Centers for Disease Control and Prevention, 2009. West Nile Virus - Statistics, Surveillance, and Control - Case Count 2008. Available at: http://www.cdc.gov/ncidod/dvbid/westnile/surv&controlCaseCount08_detailed.htm. Accessed May 20, 2009.
Davis BS, Chang GJJ, Cropp B, Roehrig JT, Martin DA, Mitchell CJ, Bowen R, Bunning ML, 2001. West Nile virus recombinant DNA vaccine protects mouse and horse from virus challenge and expresses in vitro a noninfectious recombinant antigen that can be used in enzyme-linked immunosorbent assays. J Virol 75: 4040–4047.
Ng T, Hathaway D, Jennings N, Champ D, Chiang YW, Chu HJ, 2003. Equine vaccine for West Nile virus. Dev Biol (Basel) 114: 221–227.
Minke JM, Siger L, Karaca K, Austgen L, Gordy P, Bowen R, Renshaw RW, Loosmore S, Audonnet JC, Nordgren B, 2004. Recombinant canarypoxvirus vaccine carrying the prM/E genes of West Nile virus protects horses against a West Nile virus-mosquito challenge. Arch Virol Suppl: 221–230.
Martin JE, Pierson TC, Hubka S, Rucker S, Gordon IJ, Enama ME, Andrews CA, Xu Q, Davis BS, Nason M, Fay M, Koup RA, Roederer M, Bailer RT, Gomez PL, Mascola JR, Chang GJ, Nabel GJ, Graham BS, 2007. A West Nile virus DNA vaccine induces neutralizing antibody in healthy adults during a phase 1 clinical trial. J Infect Dis 196: 1732–1740.
Monath TP, Liu J, Kanesa-Thasan N, Myers GA, Nichols R, Deary A, McCarthy K, Johnson C, Ermak T, Shin S, Arroyo J, Guirakhoo F, Kennedy JS, Ennis FA, Green S, Bedford P, 2006. A live, attenuated recombinant West Nile virus vaccine. Proc Natl Acad Sci USA 103: 6694–6699.
Watts DM, Tesh RB, Siirin M, Rosa AT, Newman PC, Clements DE, Ogata S, Coller BA, Weeks-Levy C, Lieberman MM, 2007. Efficacy and durability of a recombinant subunit West Nile vaccine candidate in protecting hamsters from West Nile encephalitis. Vaccine 25: 2913–2918.
Konishi E, Mason PW, 1993. Proper maturation of the Japanese encephalitis virus envelope glycoprotein requires cosynthesis with the premembrane protein. J Virol 67: 1672–1675.
Mason PW, Pincus S, Fournier MJ, Mason TL, Shope RE, Paoletti E, 1991. Japanese encephalitis virus-vaccinia recombinants produce particulate forms of the structural membrane proteins and induce high levels of protection against lethal JEV infection. Virology 180: 294–305.
Konishi E, Pincus S, Paoletti E, Shope RE, Burrage T, Mason PW, 1992. Mice immunized with a subviral particle containing the Japanese encephalitis virus prM/M and E proteins are protected from lethal JEV infection. Virology 188: 714–720.
Qiao M, Ashok M, Bernard KA, Palacios G, Zhou ZH, Lipkin WI, Liang TJ, 2004. Induction of sterilizing immunity against West Nile Virus (WNV), by immunization with WNV-like particles produced in insect cells. J Infect Dis 190: 2104–2108.
Aberle JH, Aberle SW, Allison SL, Stiasny K, Ecker M, Mandl CW, Berger R, Heinz FX, 1999. A DNA immunization model study with constructs expressing the tick-borne encephalitis virus envelope protein E in different physical forms. J Immunol 163: 6756–6761.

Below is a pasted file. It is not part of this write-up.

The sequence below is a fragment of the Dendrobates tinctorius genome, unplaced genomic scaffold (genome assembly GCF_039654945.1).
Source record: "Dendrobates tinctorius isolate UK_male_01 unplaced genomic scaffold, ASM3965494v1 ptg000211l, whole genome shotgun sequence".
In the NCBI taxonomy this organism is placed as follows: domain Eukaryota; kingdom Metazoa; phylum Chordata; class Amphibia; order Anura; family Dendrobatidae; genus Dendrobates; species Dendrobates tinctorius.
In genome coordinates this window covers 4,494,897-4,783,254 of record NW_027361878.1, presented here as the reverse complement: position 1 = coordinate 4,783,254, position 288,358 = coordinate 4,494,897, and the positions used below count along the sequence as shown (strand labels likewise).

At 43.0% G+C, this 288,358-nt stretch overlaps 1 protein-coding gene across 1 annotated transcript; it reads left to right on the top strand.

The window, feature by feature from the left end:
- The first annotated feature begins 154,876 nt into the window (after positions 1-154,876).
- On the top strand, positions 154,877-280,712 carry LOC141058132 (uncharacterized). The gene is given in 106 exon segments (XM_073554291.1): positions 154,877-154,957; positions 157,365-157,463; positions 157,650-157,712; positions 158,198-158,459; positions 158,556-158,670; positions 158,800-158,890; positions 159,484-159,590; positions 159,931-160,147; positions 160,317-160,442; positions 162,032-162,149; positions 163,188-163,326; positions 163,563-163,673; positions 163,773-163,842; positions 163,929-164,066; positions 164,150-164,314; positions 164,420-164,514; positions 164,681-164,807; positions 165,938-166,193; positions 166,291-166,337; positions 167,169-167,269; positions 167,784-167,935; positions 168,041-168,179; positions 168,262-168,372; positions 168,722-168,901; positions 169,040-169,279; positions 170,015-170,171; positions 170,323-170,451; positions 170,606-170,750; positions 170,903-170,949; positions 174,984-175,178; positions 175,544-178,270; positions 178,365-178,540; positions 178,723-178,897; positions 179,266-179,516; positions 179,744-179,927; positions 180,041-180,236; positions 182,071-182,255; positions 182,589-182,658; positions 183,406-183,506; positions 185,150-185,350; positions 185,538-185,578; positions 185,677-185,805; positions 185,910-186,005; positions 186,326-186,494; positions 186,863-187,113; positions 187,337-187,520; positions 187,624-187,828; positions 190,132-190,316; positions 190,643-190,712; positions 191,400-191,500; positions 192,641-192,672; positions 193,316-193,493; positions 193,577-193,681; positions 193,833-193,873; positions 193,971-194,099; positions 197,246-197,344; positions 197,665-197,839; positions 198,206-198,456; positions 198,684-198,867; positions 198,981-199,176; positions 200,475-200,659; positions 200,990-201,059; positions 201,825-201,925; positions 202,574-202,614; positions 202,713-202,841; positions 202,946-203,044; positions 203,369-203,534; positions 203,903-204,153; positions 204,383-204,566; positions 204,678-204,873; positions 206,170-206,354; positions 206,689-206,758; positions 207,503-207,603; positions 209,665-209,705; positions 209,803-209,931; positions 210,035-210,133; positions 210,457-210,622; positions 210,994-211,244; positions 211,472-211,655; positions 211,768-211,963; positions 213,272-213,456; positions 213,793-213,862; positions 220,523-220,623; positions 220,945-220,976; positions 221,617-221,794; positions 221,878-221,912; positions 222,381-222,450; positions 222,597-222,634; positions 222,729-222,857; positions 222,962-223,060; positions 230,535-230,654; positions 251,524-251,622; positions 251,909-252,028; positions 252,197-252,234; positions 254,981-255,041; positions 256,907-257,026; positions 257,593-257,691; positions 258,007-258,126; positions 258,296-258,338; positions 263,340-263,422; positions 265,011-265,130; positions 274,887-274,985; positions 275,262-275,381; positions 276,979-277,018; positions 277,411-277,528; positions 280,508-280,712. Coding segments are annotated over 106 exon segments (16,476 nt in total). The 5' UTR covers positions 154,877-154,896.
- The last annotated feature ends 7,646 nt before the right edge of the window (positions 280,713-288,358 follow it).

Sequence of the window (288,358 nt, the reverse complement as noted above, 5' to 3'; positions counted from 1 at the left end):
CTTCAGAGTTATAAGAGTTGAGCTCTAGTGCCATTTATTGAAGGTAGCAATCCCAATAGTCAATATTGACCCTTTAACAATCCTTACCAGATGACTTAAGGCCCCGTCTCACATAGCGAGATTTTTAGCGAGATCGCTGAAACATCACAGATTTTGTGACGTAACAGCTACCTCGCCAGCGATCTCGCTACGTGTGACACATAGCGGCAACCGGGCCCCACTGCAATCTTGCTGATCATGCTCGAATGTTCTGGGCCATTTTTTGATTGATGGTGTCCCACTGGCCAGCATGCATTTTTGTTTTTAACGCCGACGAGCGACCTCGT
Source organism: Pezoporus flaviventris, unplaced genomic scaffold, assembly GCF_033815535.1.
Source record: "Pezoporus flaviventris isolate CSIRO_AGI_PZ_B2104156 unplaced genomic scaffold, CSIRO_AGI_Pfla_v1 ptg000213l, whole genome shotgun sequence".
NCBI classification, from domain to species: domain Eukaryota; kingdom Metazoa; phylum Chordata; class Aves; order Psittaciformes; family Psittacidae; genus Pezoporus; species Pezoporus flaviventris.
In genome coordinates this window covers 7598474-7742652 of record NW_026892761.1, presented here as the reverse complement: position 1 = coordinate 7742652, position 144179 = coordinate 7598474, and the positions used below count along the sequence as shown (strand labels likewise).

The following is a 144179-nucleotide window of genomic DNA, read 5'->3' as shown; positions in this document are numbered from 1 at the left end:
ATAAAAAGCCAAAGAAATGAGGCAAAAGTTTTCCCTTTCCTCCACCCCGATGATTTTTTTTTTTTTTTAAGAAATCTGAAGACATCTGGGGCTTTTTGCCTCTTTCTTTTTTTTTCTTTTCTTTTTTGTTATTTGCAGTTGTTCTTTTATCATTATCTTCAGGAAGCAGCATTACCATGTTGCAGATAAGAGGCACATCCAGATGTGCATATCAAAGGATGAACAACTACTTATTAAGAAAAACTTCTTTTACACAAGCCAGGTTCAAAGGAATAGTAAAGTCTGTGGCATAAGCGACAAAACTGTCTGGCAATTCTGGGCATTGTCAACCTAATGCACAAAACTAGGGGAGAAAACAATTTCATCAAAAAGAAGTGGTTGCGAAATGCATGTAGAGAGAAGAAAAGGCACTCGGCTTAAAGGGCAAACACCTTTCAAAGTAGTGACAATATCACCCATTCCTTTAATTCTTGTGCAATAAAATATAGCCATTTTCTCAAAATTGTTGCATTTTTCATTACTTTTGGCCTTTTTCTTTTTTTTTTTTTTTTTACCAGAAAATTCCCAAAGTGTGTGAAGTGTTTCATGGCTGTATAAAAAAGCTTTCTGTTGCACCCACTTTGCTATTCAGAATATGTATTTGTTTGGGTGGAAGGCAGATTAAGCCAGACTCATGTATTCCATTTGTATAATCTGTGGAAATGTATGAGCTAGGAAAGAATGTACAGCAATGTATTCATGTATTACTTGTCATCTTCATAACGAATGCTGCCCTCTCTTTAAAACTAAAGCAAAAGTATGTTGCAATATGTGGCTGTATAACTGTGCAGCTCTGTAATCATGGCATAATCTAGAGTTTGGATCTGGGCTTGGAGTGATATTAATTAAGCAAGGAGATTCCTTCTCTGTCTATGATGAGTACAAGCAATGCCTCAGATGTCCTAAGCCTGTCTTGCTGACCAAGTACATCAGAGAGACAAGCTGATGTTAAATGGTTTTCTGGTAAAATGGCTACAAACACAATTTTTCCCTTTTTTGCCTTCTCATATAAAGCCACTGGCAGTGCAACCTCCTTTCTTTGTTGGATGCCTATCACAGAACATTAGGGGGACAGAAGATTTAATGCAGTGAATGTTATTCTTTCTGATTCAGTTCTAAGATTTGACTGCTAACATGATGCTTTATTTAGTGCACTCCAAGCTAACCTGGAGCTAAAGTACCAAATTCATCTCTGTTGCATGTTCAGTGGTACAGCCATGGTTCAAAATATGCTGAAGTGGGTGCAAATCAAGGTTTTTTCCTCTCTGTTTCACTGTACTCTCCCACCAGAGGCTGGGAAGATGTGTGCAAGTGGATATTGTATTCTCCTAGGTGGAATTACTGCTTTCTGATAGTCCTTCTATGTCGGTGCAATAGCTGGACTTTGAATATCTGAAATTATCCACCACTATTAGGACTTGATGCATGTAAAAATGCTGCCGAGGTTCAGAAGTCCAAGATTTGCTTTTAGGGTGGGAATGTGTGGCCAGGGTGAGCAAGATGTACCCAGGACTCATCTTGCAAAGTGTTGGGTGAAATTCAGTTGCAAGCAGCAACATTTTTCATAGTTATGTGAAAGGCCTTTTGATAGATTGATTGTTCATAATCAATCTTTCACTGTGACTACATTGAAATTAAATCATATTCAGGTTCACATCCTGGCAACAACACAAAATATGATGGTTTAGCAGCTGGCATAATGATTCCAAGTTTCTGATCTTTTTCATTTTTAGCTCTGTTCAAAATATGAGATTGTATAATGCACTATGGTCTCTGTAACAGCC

Konishi E, Yamaoka M, Kurane I, Mason PW, 2000. A DNA vaccine expressing dengue type 2 virus premembrane and envelope genes induces neutralizing antibody and memory B cells in mice. Vaccine 18: 1133–1139.
Mason PW, Shustov AV, Frolov I, 2006. Production and characterization of vaccines based on flaviviruses defective in replication. Virology 351: 432–443.
Widman DG, Ishikawa T, Fayzulin R, Bourne N, Mason PW, 2008. Construction and characterization of a second-generation pseudoinfectious West Nile virus vaccine propagated using a new cultivation system. Vaccine 26: 2762–2771.
Widman DG, Ishikawa T, Winkelmann ER, Infante E, Bourne N, Mason PW, 2009. RepliVAX WN, a single-cycle flavivirus vaccine to prevent West Nile disease, elicits durable protective immunity in hamsters. Vaccine 27: 5550–5553.
Hoke CH, Nisalak A, Sangawhipa N, Jatanasen S, Laorakapongse T, Innis BL, Kotchasenee S, Gingrich JB, Latendresse J, Fukai K, 1988. Protection against Japanese encephalitis by inactivated vaccines. N Engl J Med 319: 608–614.
Halstead SB, Tsai TF, 2004. Japanese encephalitis vaccine. Plotkin S, Orenstein WA, eds. Vaccine. Philadelphia: W.B. Saunders Company, 919–957.
World Health Organization, 1998. Japanese encephalitis vaccines. Wkly Epidemiol Rec 73: 337–344.
Xiao SY, Guzman H, Zhang H, Travassos da Rosa AP, Tesh RB, 2001. West Nile virus infection in the golden hamster (Mesocricetus auratus): a model for West Nile encephalitis. Emerg Infect Dis 7: 714–721.
Bourne N, Scholle F, Silva MC, Rossi SL, Dewsbury N, Judy B, De Aguiar JB, Leon MA, Estes DM, Fayzulin R, Mason PW, 2007. Early production of type i interferon during West Nile virus infection: role for lymphoid tissues in IRF3-independent interferon production. J Virol 81: 9100–9108.
Monath TP, Levenbook I, Soike K, Zhang ZX, Ratterree M, Draper K, Barrett ADT, Nichols R, Weltzin R, Arroyo J, Guirakhoo F, 2000. Chimeric yellow fever virus 17D-Japanese encephalitis virus vaccine: dose-response effectiveness and extended safety testing in rhesus monkeys. J Virol 74: 1742–1751.
Clarke DH, Casals J, 1958. Techniques for hemagglutination and hemagglutination-inhibition with arthropod-borne viruses. Am J Trop Med Hyg 7: 561–573.
Caul EO, Smyth GW, Clarke SK, 1974. A simplified method for the detection of rubella-specific IgM employing sucrose density fractionation and 2-mercaptoethanol. J Hyg (Lond) 73: 329–340.
Ratterree MS, Gutierrez RA, Travassos da Rosa AP, Dille BJ, Beasley DW, Bohm RP, Desai SM, Didier PJ, Bikenmeyer LG, Dawson GJ, Leary TP, Schochetman G, Phillippi-Falkenstein K, Arroyo J, Barrett AD, Tesh RB, 2004. Experimental infection of rhesus macaques with West Nile virus: level and duration of viremia and kinetics of the antibody response after infection. J Infect Dis 189: 669–676.
Arroyo J, Miller C, Catalan J, Myers GA, Ratterree MS, Trent DW, Monath TP, 2004. ChimeriVax-West Nile virus live-attenuated vaccine: preclinical evaluation of safety, immunogenicity, and efficacy. J Virol 78: 12497–12507.